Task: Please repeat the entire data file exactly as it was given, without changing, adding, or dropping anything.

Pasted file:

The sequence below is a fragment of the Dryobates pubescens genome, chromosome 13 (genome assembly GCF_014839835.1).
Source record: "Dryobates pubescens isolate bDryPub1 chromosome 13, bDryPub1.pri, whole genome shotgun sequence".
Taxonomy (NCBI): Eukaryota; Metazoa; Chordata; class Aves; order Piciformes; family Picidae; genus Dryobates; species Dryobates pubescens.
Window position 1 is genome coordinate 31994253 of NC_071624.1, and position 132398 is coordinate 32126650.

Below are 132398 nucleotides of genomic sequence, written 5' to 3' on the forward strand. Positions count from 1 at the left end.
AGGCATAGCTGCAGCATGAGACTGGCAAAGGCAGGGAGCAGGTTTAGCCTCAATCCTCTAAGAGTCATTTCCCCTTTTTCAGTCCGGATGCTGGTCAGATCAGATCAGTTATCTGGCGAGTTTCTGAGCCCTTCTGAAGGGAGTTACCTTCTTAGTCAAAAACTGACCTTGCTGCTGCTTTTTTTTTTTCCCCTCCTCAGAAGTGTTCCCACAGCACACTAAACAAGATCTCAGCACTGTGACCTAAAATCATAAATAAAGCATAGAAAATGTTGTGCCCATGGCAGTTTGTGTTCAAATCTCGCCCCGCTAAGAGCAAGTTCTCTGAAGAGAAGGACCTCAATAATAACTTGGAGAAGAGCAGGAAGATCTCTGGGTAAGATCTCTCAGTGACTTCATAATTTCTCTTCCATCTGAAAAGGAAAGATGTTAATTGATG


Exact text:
The sequence below is a fragment of the Dryobates pubescens genome, chromosome 13 (genome assembly GCF_014839835.1).
Source record: "Dryobates pubescens isolate bDryPub1 chromosome 13, bDryPub1.pri, whole genome shotgun sequence".
Taxonomy (NCBI): Eukaryota; Metazoa; Chordata; class Aves; order Piciformes; family Picidae; genus Dryobates; species Dryobates pubescens.
Window position 1 is genome coordinate 31994253 of NC_071624.1, and position 132398 is coordinate 32126650.

Below are 132398 nucleotides of genomic sequence, written 5' to 3' on the forward strand. Positions count from 1 at the left end.
AGGCATAGCTGCAGCATGAGACTGGCAAAGGCAGGGAGCAGGTTTAGCCTCAATCCTCTAAGAGTCATTTCCCCTTTTTCAGTCCGGATGCTGGTCAGATCAGATCAGTTATCTGGCGAGTTTCTGAGCCCTTCTGAAGGGAGTTACCTTCTTAGTCAAAAACTGACCTTGCTGCTGCTTTTTTTTTTTCCCCTCCTCAGAAGTGTTCCCACAGCACACTAAACAAGATCTCAGCACTGTGACCTAAAATCATAAATAAAGCATAGAAAATGTTGTGCCCATGGCAGTTTGTGTTCAAATCTCGCCCCGCTAAGAGCAAGTTCTCTGAAGAGAAGGACCTCAATAATAACTTGGAGAAGAGCAGGAAGATCTCTGGGTAAGATCTCTCAGTGACTTCATAATTTCTCTTCCATCTGAAAAGGAAAGATGTTAATTGATG